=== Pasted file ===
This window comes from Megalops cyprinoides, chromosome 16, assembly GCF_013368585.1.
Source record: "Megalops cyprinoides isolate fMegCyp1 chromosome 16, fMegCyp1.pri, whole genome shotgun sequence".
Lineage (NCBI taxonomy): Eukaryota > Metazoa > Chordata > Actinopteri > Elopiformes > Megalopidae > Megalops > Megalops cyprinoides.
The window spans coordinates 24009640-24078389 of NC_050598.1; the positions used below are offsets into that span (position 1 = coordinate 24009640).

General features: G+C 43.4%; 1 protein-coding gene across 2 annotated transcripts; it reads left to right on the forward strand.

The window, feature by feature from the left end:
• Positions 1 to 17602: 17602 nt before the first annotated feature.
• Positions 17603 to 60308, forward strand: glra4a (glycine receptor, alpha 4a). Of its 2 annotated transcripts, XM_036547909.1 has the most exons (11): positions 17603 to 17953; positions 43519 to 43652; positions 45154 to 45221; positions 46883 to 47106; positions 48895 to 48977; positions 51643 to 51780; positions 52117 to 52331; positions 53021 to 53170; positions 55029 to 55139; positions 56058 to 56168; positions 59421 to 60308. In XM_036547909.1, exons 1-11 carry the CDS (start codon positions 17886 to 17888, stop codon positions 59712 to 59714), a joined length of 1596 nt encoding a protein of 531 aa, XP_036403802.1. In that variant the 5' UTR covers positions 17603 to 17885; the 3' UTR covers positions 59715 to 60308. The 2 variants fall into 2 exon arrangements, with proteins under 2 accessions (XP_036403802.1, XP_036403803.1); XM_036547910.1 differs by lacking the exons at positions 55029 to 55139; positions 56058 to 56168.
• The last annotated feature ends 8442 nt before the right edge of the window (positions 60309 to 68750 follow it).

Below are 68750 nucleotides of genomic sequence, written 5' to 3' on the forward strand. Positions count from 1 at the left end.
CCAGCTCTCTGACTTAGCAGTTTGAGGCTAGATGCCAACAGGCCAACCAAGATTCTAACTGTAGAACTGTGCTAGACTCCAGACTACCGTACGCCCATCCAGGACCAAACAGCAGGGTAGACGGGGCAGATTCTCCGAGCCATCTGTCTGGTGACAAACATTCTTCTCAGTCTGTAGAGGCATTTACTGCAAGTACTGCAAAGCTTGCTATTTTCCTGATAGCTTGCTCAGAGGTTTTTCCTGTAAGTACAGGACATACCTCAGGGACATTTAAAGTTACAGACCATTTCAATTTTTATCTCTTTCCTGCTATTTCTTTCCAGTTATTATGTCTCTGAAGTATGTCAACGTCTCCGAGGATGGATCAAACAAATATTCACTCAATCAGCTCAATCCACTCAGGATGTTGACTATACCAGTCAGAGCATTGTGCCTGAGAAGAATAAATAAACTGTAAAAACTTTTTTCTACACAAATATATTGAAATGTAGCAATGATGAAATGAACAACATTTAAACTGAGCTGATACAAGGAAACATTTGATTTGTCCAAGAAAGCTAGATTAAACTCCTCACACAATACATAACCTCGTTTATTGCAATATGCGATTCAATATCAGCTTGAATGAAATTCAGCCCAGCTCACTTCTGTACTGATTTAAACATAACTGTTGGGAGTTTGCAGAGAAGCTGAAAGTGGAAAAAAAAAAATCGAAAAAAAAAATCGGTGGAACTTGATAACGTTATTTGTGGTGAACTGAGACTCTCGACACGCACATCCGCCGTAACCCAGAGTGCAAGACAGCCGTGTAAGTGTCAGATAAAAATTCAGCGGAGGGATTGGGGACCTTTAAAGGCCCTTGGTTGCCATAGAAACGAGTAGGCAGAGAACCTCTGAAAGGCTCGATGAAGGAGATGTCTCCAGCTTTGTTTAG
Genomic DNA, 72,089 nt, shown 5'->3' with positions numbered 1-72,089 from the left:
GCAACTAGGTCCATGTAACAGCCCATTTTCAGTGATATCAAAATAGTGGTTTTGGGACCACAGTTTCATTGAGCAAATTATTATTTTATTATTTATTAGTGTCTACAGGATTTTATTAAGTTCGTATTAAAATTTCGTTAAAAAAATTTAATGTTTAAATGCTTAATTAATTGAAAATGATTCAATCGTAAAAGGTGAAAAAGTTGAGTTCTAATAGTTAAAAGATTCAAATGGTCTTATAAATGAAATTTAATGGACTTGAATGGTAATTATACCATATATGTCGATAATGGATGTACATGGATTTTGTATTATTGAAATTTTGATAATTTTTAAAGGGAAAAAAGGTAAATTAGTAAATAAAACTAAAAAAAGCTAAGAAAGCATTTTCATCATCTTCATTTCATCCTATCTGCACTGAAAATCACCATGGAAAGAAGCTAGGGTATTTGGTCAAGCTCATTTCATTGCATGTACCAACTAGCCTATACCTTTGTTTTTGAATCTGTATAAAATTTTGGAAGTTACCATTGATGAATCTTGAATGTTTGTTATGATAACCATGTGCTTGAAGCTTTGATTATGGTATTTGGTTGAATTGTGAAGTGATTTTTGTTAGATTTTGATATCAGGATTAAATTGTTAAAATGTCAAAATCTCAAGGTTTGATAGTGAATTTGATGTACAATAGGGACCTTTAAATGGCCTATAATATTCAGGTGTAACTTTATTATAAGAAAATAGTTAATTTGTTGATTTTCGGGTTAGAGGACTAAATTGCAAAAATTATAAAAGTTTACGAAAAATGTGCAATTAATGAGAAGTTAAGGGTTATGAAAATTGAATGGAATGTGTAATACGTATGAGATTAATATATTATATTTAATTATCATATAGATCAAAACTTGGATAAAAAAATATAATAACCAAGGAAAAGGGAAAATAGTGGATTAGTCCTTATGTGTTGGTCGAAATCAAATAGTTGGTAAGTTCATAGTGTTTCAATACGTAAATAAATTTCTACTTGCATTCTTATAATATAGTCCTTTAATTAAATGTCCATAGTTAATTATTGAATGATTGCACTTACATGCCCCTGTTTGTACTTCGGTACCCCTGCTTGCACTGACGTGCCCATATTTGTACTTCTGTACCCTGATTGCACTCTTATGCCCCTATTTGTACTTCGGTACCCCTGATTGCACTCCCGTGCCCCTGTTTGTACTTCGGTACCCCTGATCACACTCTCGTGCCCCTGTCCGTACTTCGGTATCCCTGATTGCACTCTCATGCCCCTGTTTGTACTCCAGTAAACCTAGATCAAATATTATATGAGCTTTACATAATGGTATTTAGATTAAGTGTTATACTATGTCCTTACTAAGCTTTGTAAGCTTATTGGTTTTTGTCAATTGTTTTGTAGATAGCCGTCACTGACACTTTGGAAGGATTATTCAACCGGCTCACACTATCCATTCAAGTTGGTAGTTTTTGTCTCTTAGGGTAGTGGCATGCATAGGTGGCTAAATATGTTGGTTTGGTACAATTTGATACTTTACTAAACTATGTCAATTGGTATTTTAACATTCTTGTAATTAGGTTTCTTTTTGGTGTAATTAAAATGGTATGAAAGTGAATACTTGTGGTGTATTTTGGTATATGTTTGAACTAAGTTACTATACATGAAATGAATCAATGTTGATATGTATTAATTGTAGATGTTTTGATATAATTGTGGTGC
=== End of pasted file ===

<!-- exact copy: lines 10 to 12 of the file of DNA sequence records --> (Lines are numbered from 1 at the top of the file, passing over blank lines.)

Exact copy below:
Below are 68750 nucleotides of genomic sequence, written 5' to 3' on the forward strand. Positions count from 1 at the left end.
CCAGCTCTCTGACTTAGCAGTTTGAGGCTAGATGCCAACAGGCCAACCAAGATTCTAACTGTAGAACTGTGCTAGACTCCAGACTACCGTACGCCCATCCAGGACCAAACAGCAGGGTAGACGGGGCAGATTCTCCGAGCCATCTGTCTGGTGACAAACATTCTTCTCAGTCTGTAGAGGCATTTACTGCAAGTACTGCAAAGCTTGCTATTTTCCTGATAGCTTGCTCAGAGGTTTTTCCTGTAAGTACAGGACATACCTCAGGGACATTTAAAGTTACAGACCATTTCAATTTTTATCTCTTTCCTGCTATTTCTTTCCAGTTATTATGTCTCTGAAGTATGTCAACGTCTCCGAGGATGGATCAAACAAATATTCACTCAATCAGCTCAATCCACTCAGGATGTTGACTATACCAGTCAGAGCATTGTGCCTGAGAAGAATAAATAAACTGTAAAAACTTTTTTCTACACAAATATATTGAAATGTAGCAATGATGAAATGAACAACATTTAAACTGAGCTGATACAAGGAAACATTTGATTTGTCCAAGAAAGCTAGATTAAACTCCTCACACAATACATAACCTCGTTTATTGCAATATGCGATTCAATATCAGCTTGAATGAAATTCAGCCCAGCTCACTTCTGTACTGATTTAAACATAACTGTTGGGAGTTTGCAGAGAAGCTGAAAGTGGAAAAAAAAAAATCGAAAAAAAAAATCGGTGGAACTTGATAACGTTATTTGTGGTGAACTGAGACTCTCGACACGCACATCCGCCGTAACCCAGAGTGCAAGACAGCCGTGTAAGTGTCAGATAAAAATTCAGCGGAGGGATTGGGGACCTTTAAAGGCCCTTGGTTGCCATAGAAACGAGTAGGCAGAGAACCTCTGAAAGGCTCGATGAAGGAGATGTCTCCAGCTTTGTTTAG
Genomic DNA, 72,089 nt, shown 5'->3' with positions numbered 1-72,089 from the left: